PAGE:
1989 wasn’t a good year for franchises and ignoring box office adjustments Friday the 13th Part VIII: Jason Takes Manhattan would be the lowest grossing of the series, Halloween 5 would also be the lowest grossing and while A Nightmare on Elm Street 5 even at the time wasn’t the lowest total it was however way down from the last two and of course Police Academy 6 would be the lowest grossing at this time, but again 7 would pull in less. And all of these franchises would return, but all took a few years until the next (except Elm St., which was two-years later until the next).

Police Academy 5: Assignment Miami Beach (1988) Review

Posted in Police Academy 5: Assignment Miami Beach with tags , , , , , , , , on July 11, 2014 by Last Road Reviews



*** ½ Out of 5

Tagline- Hold Everything! The Cadets Are Droppinb in on Miami Beach for An All New Adventure.

Release Date- March 18th, 1988

Running Time- 90-Minutes

Rating- PG

Screenplay- Stephen Curwick

Director- Alan Myerson

Starring- Bubba Smith, David Graf, Michael Winslow, Leslie Easterbrook, Matt McCoy, Lance Kinsey with G.W. Bailey and George Gaynes

The Police Academy series was a highly successful franchise for Warner Brothers in the 80s and from 1984-1989 there were a total of 6 films made with a 7th in 1994 and even a TV series from 1996-1997. Franchises with seemingly never ending sequels are more common in the horror genre and in pretty much all cases the more sequels made at some point it’ll get tiresome. Really the exceptions being the Bond series, which is quite different in how each film is handled. Warner Brothers had a cash cow with the Police Academy series and basically ran it into the ground. Released in 1988 Police Academy 5: Assignment Miami Beach was sort of the beginning of the end for the franchise. By this point a few of the cast members didn’t return with the most notable being Steve Guttenberg. Police Academy 5 may not be the high mark for the series, but to be honest it is one of my favorites of the series and the one I find myself revisiting most often. Each film in the series made less than the previous part and that continued here as Police Academy 5 was the lowest grossing of the series at the time (the 6th would make less and than the 7th wouldn’t even pull in a million dollars). Despite lower box office totals they pulled in enough for another sequel and all of them actually opened number 1 until the 6th film and that continued with the 7th. Police Academy 5 does draw mixed reviews with perhaps more subpar reviews and its easy to understand, but like I said this is one of my favorites of the series and is the very definition of mindless entertainment.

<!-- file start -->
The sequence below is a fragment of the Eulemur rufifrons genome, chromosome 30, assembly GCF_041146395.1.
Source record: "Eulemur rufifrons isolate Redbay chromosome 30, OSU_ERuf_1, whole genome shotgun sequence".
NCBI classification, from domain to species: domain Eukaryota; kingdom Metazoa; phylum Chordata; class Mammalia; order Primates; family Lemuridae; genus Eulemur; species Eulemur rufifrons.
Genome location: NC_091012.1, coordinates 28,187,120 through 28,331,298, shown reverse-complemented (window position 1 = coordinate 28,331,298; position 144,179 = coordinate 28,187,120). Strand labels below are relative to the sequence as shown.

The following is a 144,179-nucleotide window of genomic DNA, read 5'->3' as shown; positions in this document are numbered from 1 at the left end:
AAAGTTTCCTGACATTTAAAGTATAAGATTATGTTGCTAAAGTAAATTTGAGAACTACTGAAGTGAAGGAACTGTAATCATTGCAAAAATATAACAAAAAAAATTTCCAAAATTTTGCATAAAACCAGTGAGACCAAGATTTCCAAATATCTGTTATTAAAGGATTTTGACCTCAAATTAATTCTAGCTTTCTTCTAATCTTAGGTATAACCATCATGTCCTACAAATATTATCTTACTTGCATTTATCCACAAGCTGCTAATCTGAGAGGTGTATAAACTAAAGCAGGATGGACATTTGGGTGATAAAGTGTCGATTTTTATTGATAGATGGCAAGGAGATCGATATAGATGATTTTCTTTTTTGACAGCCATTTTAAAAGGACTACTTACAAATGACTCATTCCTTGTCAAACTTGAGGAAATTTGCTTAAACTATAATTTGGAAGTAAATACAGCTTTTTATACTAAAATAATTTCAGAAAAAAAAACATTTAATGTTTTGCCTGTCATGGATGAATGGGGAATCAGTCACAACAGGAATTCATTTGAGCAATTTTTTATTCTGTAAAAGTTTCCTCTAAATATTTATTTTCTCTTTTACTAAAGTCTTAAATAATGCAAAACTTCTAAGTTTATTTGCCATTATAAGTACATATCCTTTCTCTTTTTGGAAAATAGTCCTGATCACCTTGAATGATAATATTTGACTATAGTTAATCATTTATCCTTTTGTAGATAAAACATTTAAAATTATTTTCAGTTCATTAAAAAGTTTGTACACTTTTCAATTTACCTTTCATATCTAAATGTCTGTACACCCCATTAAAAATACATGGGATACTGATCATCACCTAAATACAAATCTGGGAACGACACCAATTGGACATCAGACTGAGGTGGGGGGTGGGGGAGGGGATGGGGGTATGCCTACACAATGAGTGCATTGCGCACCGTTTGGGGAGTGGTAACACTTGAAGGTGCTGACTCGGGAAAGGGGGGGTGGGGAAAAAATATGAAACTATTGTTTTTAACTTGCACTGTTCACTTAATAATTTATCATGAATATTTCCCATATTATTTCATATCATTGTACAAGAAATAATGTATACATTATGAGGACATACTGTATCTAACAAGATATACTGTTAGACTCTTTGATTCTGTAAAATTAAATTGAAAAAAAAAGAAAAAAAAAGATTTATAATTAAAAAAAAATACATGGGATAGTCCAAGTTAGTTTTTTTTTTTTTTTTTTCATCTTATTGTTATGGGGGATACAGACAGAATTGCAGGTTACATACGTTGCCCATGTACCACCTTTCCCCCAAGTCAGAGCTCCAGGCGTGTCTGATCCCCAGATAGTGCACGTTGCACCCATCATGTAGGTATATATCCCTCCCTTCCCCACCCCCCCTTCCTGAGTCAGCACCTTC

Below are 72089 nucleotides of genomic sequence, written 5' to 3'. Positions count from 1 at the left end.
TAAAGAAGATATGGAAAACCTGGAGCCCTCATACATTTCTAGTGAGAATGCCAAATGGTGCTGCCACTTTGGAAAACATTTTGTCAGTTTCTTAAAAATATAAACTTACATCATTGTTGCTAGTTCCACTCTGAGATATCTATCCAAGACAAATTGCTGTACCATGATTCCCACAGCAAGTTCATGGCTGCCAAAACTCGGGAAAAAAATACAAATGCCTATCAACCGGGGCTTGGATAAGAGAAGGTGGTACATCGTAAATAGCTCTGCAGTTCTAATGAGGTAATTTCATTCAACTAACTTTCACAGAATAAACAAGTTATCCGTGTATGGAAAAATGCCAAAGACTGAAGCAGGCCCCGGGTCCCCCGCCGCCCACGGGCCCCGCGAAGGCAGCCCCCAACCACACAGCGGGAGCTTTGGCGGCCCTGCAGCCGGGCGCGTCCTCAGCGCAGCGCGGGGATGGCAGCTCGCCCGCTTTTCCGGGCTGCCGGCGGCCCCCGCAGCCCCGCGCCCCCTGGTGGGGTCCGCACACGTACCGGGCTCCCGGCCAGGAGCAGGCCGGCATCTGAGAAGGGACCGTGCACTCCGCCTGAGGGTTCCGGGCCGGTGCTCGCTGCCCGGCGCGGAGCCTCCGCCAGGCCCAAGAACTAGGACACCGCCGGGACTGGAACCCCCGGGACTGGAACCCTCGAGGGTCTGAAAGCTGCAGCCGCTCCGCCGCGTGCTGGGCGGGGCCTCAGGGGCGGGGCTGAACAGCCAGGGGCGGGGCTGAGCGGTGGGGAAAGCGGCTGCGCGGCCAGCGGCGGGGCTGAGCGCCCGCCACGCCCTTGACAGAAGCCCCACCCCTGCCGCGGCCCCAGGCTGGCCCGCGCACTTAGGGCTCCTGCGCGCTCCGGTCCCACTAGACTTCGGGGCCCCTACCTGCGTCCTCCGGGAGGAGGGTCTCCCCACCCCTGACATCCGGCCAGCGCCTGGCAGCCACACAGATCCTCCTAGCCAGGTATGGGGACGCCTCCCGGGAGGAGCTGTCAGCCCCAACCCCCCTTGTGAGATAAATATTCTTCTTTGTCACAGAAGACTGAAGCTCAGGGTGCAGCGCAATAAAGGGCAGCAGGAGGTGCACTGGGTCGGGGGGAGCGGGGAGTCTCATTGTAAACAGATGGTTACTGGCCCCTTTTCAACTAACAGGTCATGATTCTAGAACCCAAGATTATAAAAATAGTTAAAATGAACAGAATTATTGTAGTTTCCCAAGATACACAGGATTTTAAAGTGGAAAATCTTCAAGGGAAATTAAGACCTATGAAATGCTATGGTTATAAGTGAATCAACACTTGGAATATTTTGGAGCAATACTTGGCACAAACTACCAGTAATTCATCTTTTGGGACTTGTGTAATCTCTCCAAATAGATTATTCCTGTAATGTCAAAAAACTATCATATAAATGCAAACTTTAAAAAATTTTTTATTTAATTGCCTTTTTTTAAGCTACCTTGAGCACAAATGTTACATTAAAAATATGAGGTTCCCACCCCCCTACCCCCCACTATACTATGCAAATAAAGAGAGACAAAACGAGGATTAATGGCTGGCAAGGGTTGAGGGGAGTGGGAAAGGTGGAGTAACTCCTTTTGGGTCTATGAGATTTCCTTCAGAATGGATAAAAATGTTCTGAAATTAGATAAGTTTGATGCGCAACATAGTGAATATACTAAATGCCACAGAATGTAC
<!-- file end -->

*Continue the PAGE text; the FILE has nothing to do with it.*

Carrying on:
The Police Academy films aren’t generally known for their plots and the 5th seems to have less. Lassard (Gaynes) is up for an award and with several members of his police academy head out to Miami Beach. However jewel thieves are also heading there and the package with the stolen jewels gets mixed up with Lassard’s stuff and the bumbling thieves set out to retrieve it. Meanwhile Lt. Harris (Bailey) learns Lassard is passed the age of retirement and plans to expose it so he can get his job.